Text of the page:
Interestingly, capturing the essence of realism has become a vital part of the user experience at online casino gaming sites. Designers of some of the latest online roulette games have gone to great lengths, aiming to emulate how the ball pings and moves around the spinning roulette wheel, before settling into one of the numbered slots. This is often accompanied by the exact sounds you would hear while sat at a roulette table, from the ball movement on the wood of the roulette wheel, to the chink of the chips as you’re placing bets.
These elements all add to the realism, adding to the sensation that players are experiencing the next best thing to real, physical participation themselves. Whenever games designers can capture audio or visual elements with accurate simulations, it all adds to the user experience by creating an unrivalled sense of immersion for players.
More than just visual appeal
Arguably one of the biggest attractions for modern video gaming, visual appeal is often what gets us playing any given game in the first place. Given the increased focus on photo-realistic and high-definition graphics, visual appeal is usually the very first thing that grabs our attention when we view game trailers for the latest releases. However, aside from the eye-catching appeal of graphics, they also need to serve an overall purpose.
Indeed, there’s often much more to the visual appeal of game design than initially meets the eye. Due to the fact that vision is typically the most used of our senses when playing video games, we are entirely dependent on what we see on our screens. This means that game designers can use the graphical presentation to provide visual cues, adding to the illusion of control which is felt by the player, shaping their in-game choices and decisions. In turn, this increases the feeling of immersion and engagement.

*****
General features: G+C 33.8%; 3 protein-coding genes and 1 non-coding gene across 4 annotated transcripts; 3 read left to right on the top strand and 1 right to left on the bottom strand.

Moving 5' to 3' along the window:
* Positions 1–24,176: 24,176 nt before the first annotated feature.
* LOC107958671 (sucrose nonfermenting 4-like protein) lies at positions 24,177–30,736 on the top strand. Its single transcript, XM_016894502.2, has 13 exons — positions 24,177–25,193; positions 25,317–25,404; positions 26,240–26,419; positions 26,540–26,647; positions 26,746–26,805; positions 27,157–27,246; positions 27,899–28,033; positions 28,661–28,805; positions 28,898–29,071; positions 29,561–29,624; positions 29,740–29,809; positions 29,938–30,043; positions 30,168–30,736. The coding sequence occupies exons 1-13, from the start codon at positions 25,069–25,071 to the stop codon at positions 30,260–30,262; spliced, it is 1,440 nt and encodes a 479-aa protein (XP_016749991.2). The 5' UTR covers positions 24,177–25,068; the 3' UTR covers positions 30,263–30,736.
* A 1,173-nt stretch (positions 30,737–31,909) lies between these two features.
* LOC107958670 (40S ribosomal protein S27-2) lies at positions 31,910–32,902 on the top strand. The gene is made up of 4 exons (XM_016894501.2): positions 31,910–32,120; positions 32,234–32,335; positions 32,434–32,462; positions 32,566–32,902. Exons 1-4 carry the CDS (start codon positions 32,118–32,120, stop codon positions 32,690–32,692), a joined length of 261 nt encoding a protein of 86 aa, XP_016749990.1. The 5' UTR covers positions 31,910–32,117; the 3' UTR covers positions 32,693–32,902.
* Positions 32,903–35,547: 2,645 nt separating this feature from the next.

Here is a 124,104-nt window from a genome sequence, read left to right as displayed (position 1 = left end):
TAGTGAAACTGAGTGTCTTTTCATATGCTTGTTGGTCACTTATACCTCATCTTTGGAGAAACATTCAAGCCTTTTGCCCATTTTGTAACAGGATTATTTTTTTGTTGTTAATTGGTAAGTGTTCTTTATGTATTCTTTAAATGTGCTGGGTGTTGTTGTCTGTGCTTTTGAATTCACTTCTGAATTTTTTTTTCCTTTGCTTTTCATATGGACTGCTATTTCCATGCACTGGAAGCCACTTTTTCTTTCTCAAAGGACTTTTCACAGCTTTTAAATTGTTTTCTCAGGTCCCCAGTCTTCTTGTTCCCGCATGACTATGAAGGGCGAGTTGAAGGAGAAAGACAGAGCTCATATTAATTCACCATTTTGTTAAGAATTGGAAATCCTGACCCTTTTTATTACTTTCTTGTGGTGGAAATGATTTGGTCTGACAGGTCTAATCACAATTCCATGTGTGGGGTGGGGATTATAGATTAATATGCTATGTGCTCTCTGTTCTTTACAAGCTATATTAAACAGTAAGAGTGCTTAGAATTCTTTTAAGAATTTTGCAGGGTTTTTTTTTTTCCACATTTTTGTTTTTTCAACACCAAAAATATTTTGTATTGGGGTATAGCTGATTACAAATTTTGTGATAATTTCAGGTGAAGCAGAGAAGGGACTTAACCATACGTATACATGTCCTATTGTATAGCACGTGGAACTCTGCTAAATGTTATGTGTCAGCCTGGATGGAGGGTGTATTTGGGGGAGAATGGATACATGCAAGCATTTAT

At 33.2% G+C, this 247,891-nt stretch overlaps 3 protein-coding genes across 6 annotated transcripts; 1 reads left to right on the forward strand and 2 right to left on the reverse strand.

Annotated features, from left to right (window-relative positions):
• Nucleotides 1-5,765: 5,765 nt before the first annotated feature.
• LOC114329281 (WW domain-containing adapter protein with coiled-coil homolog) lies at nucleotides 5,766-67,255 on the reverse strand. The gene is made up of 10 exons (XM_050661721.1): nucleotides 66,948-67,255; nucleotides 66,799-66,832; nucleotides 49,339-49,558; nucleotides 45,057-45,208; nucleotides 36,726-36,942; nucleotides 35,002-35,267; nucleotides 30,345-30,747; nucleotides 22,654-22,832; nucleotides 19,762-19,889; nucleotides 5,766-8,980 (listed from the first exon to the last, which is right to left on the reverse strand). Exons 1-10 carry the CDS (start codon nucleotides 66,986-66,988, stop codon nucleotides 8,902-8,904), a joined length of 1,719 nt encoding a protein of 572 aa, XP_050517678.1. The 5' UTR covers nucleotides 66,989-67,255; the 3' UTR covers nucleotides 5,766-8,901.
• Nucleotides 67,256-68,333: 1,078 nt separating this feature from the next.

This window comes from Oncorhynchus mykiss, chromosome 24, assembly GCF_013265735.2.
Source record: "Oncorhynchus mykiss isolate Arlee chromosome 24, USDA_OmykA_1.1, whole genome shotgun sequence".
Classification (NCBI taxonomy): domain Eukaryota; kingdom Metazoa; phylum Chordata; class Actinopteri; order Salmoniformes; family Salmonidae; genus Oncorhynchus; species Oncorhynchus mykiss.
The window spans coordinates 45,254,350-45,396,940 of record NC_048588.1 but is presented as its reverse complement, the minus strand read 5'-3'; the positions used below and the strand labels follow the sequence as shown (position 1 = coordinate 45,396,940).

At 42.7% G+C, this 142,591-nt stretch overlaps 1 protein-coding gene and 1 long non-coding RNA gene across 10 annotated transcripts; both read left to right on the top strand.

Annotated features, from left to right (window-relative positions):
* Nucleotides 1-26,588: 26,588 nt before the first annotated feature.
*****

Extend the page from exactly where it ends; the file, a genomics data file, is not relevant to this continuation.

Control and functionality
If there’s one aspect that’s crucial to video game design, it’s providing the player with the feeling they’re in control of what’s happening in the gaming space. That doesn’t necessarily mean they find winning easy, as many gamers like to be challenged and find losing part of the challenge they must overcome, in order to win. Control refers to the way they manipulate the movement and actions of in-game characters or avatars, able to do so in ways they would expect, via the user interface.